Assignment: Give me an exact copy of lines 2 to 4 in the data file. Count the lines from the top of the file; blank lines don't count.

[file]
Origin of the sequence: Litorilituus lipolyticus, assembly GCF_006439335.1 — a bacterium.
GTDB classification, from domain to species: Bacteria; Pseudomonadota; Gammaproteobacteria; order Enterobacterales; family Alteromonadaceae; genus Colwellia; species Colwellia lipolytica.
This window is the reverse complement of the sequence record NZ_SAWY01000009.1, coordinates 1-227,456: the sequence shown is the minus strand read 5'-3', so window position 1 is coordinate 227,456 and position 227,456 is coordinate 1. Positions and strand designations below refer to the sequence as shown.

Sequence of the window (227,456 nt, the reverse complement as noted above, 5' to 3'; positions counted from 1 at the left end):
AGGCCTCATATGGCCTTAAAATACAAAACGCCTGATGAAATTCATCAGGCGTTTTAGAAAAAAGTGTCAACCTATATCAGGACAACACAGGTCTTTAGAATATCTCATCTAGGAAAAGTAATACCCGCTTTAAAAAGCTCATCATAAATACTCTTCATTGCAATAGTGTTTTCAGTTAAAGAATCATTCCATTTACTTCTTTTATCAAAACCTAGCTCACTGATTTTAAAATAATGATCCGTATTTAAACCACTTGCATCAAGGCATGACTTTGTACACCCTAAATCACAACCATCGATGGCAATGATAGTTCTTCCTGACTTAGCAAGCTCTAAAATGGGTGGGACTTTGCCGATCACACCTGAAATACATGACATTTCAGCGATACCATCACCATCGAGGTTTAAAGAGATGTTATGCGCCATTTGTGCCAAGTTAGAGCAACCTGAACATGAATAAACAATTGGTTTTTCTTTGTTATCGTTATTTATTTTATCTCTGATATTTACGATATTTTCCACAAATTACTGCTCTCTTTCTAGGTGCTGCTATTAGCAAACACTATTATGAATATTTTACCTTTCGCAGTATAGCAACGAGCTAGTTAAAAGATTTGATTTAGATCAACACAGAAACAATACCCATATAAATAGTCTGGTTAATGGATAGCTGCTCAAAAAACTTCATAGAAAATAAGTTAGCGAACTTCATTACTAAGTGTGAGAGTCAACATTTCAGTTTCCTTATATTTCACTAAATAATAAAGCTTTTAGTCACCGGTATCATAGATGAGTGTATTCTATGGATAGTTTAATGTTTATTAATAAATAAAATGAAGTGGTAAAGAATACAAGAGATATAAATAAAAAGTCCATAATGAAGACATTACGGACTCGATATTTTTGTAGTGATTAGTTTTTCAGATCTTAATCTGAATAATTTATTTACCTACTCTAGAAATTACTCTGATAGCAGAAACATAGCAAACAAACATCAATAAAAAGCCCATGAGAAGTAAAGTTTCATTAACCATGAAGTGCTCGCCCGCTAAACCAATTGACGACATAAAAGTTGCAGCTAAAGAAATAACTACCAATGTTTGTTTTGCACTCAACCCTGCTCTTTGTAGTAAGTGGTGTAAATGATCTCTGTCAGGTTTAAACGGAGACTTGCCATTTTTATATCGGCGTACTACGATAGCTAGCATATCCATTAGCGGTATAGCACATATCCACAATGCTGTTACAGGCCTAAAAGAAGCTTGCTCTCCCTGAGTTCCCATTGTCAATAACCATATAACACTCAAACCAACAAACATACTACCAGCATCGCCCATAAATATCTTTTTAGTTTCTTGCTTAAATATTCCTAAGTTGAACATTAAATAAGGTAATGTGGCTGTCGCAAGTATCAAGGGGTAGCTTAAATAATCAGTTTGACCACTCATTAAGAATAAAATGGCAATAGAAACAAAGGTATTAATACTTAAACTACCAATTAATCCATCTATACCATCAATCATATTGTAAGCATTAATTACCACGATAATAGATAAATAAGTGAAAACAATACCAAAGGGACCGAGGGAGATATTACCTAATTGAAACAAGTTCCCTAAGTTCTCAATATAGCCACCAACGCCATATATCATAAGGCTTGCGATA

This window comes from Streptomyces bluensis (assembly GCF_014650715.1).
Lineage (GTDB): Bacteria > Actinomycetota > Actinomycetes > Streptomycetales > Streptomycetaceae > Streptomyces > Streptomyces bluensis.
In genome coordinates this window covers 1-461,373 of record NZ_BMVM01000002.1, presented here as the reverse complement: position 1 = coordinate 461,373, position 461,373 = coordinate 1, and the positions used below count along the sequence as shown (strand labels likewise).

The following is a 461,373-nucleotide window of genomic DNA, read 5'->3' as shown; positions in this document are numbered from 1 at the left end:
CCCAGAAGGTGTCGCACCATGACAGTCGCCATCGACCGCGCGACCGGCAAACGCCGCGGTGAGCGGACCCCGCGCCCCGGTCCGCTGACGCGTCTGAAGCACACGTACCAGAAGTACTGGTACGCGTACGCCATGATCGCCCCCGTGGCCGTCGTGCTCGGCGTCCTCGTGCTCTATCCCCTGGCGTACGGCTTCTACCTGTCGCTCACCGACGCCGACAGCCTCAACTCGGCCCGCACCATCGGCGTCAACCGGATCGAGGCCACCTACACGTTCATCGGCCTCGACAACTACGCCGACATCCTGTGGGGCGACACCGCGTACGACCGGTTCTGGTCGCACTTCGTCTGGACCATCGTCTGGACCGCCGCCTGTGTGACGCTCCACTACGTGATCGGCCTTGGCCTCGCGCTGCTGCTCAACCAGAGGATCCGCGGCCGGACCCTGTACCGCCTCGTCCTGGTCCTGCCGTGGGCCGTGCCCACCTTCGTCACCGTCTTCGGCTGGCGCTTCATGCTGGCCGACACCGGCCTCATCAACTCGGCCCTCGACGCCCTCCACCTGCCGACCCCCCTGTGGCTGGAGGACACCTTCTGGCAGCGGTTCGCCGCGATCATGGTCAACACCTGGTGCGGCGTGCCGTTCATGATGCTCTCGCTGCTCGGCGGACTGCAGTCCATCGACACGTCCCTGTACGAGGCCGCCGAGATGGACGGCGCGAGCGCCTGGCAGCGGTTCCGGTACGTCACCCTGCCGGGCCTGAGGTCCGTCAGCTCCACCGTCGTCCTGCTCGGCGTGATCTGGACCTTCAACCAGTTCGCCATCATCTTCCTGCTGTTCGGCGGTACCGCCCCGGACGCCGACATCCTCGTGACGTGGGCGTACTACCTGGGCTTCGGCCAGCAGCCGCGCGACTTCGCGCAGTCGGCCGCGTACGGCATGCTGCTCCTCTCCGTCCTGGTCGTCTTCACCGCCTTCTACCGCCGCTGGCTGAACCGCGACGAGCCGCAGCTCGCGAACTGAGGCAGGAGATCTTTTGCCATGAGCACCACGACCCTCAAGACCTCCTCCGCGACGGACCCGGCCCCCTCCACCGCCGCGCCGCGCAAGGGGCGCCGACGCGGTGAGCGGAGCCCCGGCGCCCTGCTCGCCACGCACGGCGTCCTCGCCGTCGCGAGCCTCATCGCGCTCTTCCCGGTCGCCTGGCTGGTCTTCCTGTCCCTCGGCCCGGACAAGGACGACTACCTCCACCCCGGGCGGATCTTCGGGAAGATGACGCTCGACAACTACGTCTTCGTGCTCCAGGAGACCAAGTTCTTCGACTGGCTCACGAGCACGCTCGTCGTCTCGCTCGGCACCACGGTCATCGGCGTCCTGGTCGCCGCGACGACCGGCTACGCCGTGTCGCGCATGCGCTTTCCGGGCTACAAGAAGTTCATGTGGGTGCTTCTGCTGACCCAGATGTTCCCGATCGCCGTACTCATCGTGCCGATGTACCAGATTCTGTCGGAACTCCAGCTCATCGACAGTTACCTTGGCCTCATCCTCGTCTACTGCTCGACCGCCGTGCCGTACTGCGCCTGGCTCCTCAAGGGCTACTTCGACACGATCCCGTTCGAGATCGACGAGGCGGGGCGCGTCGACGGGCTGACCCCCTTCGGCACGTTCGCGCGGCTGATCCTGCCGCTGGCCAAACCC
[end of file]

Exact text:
GTDB classification, from domain to species: Bacteria; Pseudomonadota; Gammaproteobacteria; order Enterobacterales; family Alteromonadaceae; genus Colwellia; species Colwellia lipolytica.
This window is the reverse complement of the sequence record NZ_SAWY01000009.1, coordinates 1-227,456: the sequence shown is the minus strand read 5'-3', so window position 1 is coordinate 227,456 and position 227,456 is coordinate 1. Positions and strand designations below refer to the sequence as shown.

Sequence of the window (227,456 nt, the reverse complement as noted above, 5' to 3'; positions counted from 1 at the left end):